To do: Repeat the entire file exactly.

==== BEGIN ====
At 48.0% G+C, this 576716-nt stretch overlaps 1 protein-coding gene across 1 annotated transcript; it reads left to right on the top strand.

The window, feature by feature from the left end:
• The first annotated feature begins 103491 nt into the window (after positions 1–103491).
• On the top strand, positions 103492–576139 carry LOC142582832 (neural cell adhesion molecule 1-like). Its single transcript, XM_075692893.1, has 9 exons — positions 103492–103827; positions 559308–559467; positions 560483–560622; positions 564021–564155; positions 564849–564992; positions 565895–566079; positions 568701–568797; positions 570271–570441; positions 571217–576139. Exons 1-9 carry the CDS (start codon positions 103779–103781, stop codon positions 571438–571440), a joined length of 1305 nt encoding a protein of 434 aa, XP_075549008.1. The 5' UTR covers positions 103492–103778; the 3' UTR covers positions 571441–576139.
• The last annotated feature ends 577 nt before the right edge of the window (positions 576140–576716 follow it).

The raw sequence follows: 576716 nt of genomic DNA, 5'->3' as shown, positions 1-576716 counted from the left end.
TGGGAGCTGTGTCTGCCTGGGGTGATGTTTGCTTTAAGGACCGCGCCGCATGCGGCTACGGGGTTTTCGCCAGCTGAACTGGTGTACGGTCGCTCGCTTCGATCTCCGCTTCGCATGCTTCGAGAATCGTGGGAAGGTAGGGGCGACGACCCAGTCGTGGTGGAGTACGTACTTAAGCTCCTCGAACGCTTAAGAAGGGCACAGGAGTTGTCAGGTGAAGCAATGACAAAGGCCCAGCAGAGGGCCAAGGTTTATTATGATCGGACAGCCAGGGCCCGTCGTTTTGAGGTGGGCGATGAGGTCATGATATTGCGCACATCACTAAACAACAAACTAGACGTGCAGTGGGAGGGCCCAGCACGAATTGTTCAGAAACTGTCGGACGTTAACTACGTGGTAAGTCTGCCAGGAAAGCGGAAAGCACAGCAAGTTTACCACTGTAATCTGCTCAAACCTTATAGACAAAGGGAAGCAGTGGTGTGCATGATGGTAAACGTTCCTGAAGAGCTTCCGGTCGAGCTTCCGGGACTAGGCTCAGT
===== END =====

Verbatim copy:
At 48.0% G+C, this 576716-nt stretch overlaps 1 protein-coding gene across 1 annotated transcript; it reads left to right on the top strand.

The window, feature by feature from the left end:
• The first annotated feature begins 103491 nt into the window (after positions 1–103491).
• On the top strand, positions 103492–576139 carry LOC142582832 (neural cell adhesion molecule 1-like). Its single transcript, XM_075692893.1, has 9 exons — positions 103492–103827; positions 559308–559467; positions 560483–560622; positions 564021–564155; positions 564849–564992; positions 565895–566079; positions 568701–568797; positions 570271–570441; positions 571217–576139. Exons 1-9 carry the CDS (start codon positions 103779–103781, stop codon positions 571438–571440), a joined length of 1305 nt encoding a protein of 434 aa, XP_075549008.1. The 5' UTR covers positions 103492–103778; the 3' UTR covers positions 571441–576139.
• The last annotated feature ends 577 nt before the right edge of the window (positions 576140–576716 follow it).

The raw sequence follows: 576716 nt of genomic DNA, 5'->3' as shown, positions 1-576716 counted from the left end.
TGGGAGCTGTGTCTGCCTGGGGTGATGTTTGCTTTAAGGACCGCGCCGCATGCGGCTACGGGGTTTTCGCCAGCTGAACTGGTGTACGGTCGCTCGCTTCGATCTCCGCTTCGCATGCTTCGAGAATCGTGGGAAGGTAGGGGCGACGACCCAGTCGTGGTGGAGTACGTACTTAAGCTCCTCGAACGCTTAAGAAGGGCACAGGAGTTGTCAGGTGAAGCAATGACAAAGGCCCAGCAGAGGGCCAAGGTTTATTATGATCGGACAGCCAGGGCCCGTCGTTTTGAGGTGGGCGATGAGGTCATGATATTGCGCACATCACTAAACAACAAACTAGACGTGCAGTGGGAGGGCCCAGCACGAATTGTTCAGAAACTGTCGGACGTTAACTACGTGGTAAGTCTGCCAGGAAAGCGGAAAGCACAGCAAGTTTACCACTGTAATCTGCTCAAACCTTATAGACAAAGGGAAGCAGTGGTGTGCATGATGGTAAACGTTCCTGAAGAGCTTCCGGTCGAGCTTCCGGGACTAGGCTCAGT